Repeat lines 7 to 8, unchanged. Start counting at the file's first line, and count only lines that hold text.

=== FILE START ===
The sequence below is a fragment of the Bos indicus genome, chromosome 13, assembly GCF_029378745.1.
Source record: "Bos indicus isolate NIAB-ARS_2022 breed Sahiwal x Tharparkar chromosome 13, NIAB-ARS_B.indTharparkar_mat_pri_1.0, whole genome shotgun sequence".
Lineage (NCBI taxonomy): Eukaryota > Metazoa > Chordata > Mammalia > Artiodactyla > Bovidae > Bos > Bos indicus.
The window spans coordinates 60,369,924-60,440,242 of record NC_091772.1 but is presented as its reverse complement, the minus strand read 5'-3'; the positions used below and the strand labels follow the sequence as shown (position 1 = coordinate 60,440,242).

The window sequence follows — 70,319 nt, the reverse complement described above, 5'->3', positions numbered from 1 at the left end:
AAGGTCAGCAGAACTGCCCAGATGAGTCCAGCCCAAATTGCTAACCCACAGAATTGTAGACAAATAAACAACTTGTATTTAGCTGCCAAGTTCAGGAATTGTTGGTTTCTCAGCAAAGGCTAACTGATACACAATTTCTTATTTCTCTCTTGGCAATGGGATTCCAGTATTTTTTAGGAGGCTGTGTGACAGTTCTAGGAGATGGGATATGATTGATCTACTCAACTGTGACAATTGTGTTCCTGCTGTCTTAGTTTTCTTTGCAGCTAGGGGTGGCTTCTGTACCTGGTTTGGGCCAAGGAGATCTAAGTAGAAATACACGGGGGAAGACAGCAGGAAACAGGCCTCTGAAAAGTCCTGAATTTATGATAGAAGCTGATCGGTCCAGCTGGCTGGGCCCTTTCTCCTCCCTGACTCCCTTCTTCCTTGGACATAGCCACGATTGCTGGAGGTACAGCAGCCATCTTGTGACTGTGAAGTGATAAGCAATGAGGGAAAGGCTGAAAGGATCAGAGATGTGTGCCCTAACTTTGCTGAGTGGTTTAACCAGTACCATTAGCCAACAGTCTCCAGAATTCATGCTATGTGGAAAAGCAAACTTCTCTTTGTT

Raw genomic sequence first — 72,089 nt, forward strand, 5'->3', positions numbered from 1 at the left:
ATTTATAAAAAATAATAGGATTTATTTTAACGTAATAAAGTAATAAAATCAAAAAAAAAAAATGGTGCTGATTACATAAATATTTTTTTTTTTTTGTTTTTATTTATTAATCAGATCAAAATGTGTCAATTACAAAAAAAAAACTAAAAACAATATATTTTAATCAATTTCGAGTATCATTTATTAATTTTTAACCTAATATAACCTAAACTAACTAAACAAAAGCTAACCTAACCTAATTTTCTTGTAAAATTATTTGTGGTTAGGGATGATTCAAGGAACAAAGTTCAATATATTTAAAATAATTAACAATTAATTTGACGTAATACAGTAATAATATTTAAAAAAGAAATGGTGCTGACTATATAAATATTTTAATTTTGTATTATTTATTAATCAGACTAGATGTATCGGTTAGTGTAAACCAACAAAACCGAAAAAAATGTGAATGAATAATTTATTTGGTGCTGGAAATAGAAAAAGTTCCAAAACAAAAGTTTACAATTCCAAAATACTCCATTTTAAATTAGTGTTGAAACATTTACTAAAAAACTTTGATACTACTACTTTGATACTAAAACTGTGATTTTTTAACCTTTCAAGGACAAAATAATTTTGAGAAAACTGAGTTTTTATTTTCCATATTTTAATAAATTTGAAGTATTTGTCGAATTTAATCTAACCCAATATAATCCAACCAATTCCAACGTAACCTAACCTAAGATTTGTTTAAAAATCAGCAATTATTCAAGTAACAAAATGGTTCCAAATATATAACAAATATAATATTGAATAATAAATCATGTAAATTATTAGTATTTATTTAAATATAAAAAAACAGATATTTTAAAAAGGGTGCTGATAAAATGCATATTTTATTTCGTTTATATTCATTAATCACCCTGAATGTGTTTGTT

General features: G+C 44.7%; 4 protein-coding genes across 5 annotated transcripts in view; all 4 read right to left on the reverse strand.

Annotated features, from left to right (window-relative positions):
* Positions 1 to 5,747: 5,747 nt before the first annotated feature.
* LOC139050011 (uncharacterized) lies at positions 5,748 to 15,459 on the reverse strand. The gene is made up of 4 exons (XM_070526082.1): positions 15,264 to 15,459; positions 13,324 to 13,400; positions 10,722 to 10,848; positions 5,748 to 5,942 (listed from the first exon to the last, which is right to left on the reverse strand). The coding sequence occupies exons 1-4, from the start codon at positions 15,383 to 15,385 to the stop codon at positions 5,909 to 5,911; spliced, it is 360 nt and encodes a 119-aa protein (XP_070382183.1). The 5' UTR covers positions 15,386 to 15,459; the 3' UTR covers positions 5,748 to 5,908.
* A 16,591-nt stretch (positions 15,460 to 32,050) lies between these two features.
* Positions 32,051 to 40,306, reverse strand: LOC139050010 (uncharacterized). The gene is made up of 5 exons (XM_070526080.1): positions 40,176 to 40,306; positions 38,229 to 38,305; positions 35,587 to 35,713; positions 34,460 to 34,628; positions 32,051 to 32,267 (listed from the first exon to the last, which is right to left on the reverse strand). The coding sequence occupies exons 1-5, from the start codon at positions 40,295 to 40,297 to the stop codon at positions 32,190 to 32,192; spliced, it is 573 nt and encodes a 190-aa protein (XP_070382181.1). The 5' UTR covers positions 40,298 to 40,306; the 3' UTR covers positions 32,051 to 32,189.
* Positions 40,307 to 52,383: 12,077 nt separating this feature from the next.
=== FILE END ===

Raw genomic sequence first — 72,089 nt, forward strand, 5'->3', positions numbered from 1 at the left:
ATTTATAAAAAATAATAGGATTTATTTTAACGTAATAAAGTAATAAAATCAAAAAAAAAAAATGGTGCTGATTACATAAATATTTTTTTTTTTTTGTTTTTATTTATTAATCAGATCAAAATGTGTCAATTACAAAAAAAAAACTAAAAACAATATATTTTAATCAATTTCGAGTATCATTTATTAATTTTTAACCTAATATAACCTAAACTAACTAAACAAAAGCTAACCTAACCTAATTTTCTTGTAAAATTATTTGTGGTTAGGGATGATTCAAGGAACAAAGTTCAATATATTTAAAATAATTAACAATTAATTTGACGTAATACAGTAATAATATTTAAAAAAGAAATGGTGCTGACTATATAAATATTTTAATTTTGTATTATTTATTAATCAGACTAGATGTATCGGTTAGTGTAAACCAACAAAACCGAAAAAAATGTGAATGAATAATTTATTTGGTGCTGGAAATAGAAAAAGTTCCAAAACAAAAGTTTACAATTCCAAAATACTCCATTTTAAATTAGTGTTGAAACATTTACTAAAAAACTTTGATACTACTACTTTGATACTAAAACTGTGATTTTTTAACCTTTCAAGGACAAAATAATTTTGAGAAAACTGAGTTTTTATTTTCCATATTTTAATAAATTTGAAGTATTTGTCGAATTTAATCTAACCCAATATAATCCAACCAATTCCAACGTAACCTAACCTAAGATTTGTTTAAAAATCAGCAATTATTCAAGTAACAAAATGGTTCCAAATATATAACAAATATAATATTGAATAATAAATCATGTAAATTATTAGTATTTATTTAAATATAAAAAAACAGATATTTTAAAAAGGGTGCTGATAAAATGCATATTTTATTTCGTTTATATTCATTAATCACCCTGAATGTGTTTGTT